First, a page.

Security cameras capture man wearing American flag t-shirt stealing Navajo, Sioux and American flags in broad daylight.

Published July 10, 2020

DENVER, Colo. — Gerald and Linda Montour were greeted with an unexpected shock upon returning from a trip to the mountains last weekend. Gerald stopped in the middle of their street in Northglenn, a northern suburb of Denver, so Linda could move her car and he could back the trailer into their yard.   

When she returned to Gerald ’s vehicle, she said: “Our flags are gone.”

He knew immediately she was referring to their tribal flags—the Diné (Navajo) Nation flag and the Cheyenne River Sioux Tribe flag—that they displayed on their home’s front porch in flag stands, with the American flag in the middle. Gerald is Diné and Haudenosaunee; his wife is a tribal citizen of the Cheyenne River Sioux Tribe.

Gerald said he flies the two tribal flags with pride, and that the American flag was hanging upside down, an international sign of distress.  

“It was upside down because right now we are in trouble because of COVID-19, treaties not being honored and the atrocities still being done against brown people,” Gerald said. 

Gerald immediately reviewed video captured on a home security system that monitors the front of their home.  

The video shows a white man wearing a tank top with an American flag printed on the front pulling up to their house in a pickup truck. Another person riding a motorcycle pulls up beside the truck. The man in the tank top walks up the Montour’s driveway and takes the three flags from the porch. As the man starts to walk back to his vehicle with the stolen flags, he turns and hits the door with the flag poles. Then he tosses the flags into the back of his truck.

Montour Flags Video2The man can be seen on video putting the flags in the back of his truck while another person on a motorcycle waits nearby.But before leaving, the man turns toward the house and shouts obscenities.

“To have this done with it still light outside is unsettling,” said Gerald, a Vietnam-era U.S. Air Force veteran and the founding assistant principal of the American Indian Academy of Denver. He added that he and his wife have lived there for 12 years and never had any trouble.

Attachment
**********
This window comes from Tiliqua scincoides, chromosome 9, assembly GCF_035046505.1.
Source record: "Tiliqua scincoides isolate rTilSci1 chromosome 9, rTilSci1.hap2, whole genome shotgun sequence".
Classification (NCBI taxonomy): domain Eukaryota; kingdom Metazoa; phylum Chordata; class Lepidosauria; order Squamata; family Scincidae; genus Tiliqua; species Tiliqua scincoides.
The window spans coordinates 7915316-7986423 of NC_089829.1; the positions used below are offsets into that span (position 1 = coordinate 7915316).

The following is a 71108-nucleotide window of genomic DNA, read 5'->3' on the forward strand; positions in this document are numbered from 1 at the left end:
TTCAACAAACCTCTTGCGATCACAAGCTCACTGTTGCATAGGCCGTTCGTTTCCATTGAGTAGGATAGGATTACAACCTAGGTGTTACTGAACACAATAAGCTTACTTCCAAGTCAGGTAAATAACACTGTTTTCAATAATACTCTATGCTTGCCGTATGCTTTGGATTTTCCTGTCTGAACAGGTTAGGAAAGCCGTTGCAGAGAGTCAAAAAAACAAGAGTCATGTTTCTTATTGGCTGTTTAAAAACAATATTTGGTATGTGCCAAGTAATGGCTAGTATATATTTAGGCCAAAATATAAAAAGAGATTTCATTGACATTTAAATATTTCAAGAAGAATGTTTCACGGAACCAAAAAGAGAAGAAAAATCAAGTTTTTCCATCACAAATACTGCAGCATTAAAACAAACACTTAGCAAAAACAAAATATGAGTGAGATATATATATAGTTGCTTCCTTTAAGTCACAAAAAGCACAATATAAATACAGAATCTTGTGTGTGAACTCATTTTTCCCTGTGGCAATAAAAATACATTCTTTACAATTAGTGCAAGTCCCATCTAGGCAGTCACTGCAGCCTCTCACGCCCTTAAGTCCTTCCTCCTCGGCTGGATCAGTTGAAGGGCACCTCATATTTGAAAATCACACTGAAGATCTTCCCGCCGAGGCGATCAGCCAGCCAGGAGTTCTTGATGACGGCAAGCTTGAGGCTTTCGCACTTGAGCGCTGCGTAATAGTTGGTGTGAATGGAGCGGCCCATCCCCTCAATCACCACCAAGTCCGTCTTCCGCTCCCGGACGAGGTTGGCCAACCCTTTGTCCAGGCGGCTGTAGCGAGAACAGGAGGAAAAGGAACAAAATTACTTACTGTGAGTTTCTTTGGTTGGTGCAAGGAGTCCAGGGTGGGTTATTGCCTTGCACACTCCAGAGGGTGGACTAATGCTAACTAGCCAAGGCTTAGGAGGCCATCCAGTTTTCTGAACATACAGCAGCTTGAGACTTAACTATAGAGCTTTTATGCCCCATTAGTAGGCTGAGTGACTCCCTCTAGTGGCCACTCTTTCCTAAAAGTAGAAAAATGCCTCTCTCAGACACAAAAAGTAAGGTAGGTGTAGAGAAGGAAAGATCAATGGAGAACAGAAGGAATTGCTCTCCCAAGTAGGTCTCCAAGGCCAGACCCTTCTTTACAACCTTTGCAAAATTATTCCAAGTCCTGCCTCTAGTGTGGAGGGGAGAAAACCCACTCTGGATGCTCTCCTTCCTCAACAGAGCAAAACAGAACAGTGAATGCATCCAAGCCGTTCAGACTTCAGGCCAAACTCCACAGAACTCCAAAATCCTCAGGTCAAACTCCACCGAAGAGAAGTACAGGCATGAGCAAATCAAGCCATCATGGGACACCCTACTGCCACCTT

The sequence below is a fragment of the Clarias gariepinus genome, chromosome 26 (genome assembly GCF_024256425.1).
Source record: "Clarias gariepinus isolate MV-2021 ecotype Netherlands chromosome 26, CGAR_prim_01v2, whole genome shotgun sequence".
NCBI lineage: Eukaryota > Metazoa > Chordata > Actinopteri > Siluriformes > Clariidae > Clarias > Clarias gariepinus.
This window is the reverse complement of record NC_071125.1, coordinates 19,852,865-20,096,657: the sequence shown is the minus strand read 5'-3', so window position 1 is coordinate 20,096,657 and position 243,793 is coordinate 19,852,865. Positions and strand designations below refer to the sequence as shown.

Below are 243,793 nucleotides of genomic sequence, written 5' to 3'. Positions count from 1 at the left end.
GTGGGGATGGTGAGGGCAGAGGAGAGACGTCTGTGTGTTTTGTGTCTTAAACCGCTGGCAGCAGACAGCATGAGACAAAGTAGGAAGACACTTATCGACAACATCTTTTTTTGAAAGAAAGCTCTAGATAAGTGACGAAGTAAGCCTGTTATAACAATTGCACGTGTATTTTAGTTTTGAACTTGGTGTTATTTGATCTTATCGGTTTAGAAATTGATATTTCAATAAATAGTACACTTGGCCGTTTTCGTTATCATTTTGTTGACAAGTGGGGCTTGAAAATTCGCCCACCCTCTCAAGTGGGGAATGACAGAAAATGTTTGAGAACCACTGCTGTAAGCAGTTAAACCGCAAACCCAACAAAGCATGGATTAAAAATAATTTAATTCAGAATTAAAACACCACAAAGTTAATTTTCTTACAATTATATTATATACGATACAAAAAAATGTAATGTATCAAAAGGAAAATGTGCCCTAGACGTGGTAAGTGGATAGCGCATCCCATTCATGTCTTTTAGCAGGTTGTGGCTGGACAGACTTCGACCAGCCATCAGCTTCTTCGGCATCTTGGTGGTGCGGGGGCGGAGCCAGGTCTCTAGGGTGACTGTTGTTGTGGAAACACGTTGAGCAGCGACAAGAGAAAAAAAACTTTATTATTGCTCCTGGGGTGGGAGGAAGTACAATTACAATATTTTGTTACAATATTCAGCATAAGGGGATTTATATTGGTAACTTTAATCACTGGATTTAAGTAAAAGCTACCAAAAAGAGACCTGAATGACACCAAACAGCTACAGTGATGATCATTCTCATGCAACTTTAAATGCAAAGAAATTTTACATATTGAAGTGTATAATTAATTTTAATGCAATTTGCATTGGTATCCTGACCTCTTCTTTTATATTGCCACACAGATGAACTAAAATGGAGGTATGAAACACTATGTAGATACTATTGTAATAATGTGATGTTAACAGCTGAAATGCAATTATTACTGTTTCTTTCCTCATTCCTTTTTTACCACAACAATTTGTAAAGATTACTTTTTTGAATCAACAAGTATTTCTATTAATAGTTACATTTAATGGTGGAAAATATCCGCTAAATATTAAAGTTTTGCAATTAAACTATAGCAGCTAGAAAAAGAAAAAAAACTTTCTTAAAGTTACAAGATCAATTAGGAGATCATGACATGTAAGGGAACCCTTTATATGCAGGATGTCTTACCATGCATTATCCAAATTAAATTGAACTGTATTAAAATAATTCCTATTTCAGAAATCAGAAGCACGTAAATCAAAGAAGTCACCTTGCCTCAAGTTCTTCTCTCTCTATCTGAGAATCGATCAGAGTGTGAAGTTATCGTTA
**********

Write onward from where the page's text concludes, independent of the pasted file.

Fortunately for them, a neighbor was able to get the license plate number from the pickup truck. The Northglenn Police Department is investigating the incident.

A spokesperson for the Northglenn Police Department said one of the department’s detectives was scheduled to interview a person of interest in the case Friday afternoon.

Gerald said he hopes the person responsible is caught and charged with ethnic intimidation or even a hate crime.

“When someone is willing to come onto our property in broad daylight, it makes me worry,” Gerald said, adding that he and his wife have security alarms on their cell phones to alert them when someone approaches their porch.

Montour HomeThe Montours fly three flags in front of their home: The Navajo (Dine) flag, The Cheyenne River Sioux flag and the American flag. (Courtesy G. Montour)“As Native Americans we know people should know hate should not be the first motivation in someone’s life,” Gerald said. “I am a veteran, an American, but right now I am ashamed of some of the things going on in this country.” 

CORRECTION: An earlier version of this article referred to Gerald as David Montour.  Gerald Montour is the correct name. Native News Online apologizes for this error. 

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Levi Rickert
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Levi Rickert (Prairie Band Potawatomi Nation) is the founder, publisher and editor of Native News Online. Rickert was awarded Best Column 2021 Native Media Award for the print/online category by the Native American Journalists Association. He serves on the advisory board of the Multicultural Media Correspondents Association. He can be reached at [email protected]